Be Careful What You Tweet For (part 2)

24 January 2020 by

The Transgender Pride flag

In this article, the significance of the Forstater judgment will be discussed as well as Lord Sumption’s comment on the ruling in the Times. An analysis of the ruling itself can be found here, in part 1

The Claimant’s belief in Forstater – that “sex is biologically immutable” — denied trans people their legal right to be recognised as the sex they had transitioned to even when they had obtained a Gender Recognition Certificate. This right has been recognised for over a decade by the European Convention on Human Rights (“the Convention”) and by domestic law in the Gender Recognition Act 2004. The Claimant’s belief — in the words of Judge Tayler — also violated the dignity of trans people and created an “intimidating, hostile, degrading, humiliating or offensive environment” for them. 

Regrettably such beliefs are not as uncommon in the UK as one would hope. In fact, similar beliefs are likely to be shared by others (albeit some of their views may be less extreme than the Claimant’s in Forstater). And this raises the question – what effect might such beliefs be having on the lives of trans people in the UK?  

One quick look at Stonewall’s Trans Report in 2018 may give us some insight into this. It found, for example, that two in five transgender people surveyed had experienced a hate crime because of their identity and had had to adjust the way they dressed because of fear of discrimination or harassment. Another Stonewall report, Trans Key Stats, found that 48% of trans people have attempted suicide and that 84% of trans people have thought about it.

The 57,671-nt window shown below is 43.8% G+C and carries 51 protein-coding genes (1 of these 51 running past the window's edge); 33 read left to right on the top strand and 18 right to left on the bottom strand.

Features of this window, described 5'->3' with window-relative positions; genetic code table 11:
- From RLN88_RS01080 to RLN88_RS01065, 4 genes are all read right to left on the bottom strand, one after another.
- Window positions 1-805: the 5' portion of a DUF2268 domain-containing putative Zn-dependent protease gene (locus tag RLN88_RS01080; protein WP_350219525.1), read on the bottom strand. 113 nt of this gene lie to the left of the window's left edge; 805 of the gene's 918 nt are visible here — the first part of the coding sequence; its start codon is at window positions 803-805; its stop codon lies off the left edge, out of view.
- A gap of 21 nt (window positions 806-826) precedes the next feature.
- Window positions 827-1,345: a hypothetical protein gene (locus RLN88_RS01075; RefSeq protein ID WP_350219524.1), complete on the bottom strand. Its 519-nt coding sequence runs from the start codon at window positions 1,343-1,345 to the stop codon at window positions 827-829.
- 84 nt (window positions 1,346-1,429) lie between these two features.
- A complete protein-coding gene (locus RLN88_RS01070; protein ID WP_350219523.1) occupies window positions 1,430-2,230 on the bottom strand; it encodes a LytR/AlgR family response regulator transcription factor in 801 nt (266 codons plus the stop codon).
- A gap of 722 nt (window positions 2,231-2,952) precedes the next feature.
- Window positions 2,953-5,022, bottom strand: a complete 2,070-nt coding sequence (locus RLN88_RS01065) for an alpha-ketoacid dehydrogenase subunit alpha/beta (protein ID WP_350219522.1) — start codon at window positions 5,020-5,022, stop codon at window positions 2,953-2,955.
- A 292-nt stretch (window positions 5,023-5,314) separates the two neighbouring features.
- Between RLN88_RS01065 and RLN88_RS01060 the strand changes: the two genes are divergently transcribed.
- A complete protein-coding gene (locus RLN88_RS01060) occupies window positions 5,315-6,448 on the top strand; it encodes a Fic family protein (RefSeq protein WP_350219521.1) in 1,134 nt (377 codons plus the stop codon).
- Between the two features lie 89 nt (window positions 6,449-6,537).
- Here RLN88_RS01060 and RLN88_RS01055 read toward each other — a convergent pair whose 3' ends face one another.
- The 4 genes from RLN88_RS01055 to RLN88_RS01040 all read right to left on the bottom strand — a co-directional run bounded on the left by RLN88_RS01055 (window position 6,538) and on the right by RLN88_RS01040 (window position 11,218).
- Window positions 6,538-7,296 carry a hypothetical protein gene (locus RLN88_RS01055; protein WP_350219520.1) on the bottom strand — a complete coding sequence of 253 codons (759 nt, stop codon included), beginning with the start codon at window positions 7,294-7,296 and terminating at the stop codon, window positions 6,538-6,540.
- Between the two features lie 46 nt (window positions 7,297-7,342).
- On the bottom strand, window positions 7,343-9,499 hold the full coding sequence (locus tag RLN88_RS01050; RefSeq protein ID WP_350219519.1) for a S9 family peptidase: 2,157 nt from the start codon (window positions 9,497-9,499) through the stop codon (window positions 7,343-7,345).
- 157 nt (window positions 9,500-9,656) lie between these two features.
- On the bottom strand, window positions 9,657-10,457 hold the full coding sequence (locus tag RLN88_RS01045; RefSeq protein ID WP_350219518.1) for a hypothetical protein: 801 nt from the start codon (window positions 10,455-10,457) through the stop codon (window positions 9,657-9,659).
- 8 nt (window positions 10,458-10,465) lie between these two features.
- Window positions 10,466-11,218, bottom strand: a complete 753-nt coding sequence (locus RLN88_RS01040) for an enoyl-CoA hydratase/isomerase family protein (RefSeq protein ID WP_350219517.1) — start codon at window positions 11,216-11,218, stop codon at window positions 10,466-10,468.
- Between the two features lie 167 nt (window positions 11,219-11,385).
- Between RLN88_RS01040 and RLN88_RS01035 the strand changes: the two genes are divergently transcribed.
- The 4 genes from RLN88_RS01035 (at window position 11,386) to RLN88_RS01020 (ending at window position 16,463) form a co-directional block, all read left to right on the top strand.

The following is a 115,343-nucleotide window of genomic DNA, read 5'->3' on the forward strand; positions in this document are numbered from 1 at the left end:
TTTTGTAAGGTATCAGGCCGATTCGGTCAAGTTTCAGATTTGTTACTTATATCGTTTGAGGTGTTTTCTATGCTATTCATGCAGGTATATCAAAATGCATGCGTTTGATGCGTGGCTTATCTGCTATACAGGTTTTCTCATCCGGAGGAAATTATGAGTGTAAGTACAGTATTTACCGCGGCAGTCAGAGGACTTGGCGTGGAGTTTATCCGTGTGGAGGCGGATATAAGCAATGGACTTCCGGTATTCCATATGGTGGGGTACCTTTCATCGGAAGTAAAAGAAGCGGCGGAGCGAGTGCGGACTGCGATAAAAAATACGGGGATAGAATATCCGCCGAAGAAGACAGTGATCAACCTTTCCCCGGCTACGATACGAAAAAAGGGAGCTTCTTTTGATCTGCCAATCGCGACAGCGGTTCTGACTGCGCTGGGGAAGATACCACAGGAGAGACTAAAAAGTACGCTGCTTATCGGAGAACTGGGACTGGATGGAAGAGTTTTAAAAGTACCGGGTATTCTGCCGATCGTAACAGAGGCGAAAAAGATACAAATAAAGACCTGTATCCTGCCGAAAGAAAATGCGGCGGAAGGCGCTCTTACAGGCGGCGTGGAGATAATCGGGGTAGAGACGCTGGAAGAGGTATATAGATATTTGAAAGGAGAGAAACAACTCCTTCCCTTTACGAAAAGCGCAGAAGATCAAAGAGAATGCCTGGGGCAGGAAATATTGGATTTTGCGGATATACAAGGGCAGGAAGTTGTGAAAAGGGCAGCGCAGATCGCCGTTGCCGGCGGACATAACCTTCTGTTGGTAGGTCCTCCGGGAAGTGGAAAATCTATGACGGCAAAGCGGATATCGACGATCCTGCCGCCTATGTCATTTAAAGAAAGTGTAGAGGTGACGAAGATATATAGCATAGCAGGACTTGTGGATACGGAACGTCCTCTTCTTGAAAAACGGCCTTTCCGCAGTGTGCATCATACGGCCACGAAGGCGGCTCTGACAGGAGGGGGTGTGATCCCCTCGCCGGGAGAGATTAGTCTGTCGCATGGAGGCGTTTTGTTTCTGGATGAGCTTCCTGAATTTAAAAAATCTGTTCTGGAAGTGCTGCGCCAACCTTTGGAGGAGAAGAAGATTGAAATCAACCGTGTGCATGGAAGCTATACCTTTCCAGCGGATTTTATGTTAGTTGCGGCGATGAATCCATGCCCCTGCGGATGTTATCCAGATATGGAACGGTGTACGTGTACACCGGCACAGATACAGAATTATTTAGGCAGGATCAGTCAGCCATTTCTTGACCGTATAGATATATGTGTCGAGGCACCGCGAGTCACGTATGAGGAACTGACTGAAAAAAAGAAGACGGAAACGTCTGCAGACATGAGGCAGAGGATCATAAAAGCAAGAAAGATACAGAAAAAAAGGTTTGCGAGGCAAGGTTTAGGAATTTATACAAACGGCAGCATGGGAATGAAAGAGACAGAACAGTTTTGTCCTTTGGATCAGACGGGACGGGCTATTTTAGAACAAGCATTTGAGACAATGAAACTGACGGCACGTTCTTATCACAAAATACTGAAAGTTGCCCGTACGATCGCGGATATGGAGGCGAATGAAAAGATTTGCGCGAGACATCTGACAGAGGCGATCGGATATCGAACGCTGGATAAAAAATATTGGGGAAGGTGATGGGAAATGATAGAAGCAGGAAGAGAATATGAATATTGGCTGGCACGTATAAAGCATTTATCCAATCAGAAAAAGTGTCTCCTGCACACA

Decided against this backdrop, the case illustrates how the Equality Act 2010 protects trans people – as well as other vulnerable groups – from “absolutist” beliefs which, at their core, violate basic human dignity. Not only that, but the ruling may also deter individuals from making similar claims in the future (notwithstanding the fact that the ruling is not binding on other courts). 

This, however, is by no means revolutionary. Indeed, anti-Semitic views have also been excluded from protection in equality laws in the past as they were held to be similarly unworthy of protection in a democratic society.

Yet in an article written by the former Supreme Court Justice, Lord Sumption, in the Times, it is argued that living in a democratic society entails living with each others’ beliefs. For the most part, this view is correct. However, if one is to follow the principles set out in Forstater, an important caveat must be included. That is, that only beliefs which are worthy in a democratic society should be protected – not those like the Claimant’s that violate the dignity of trans people.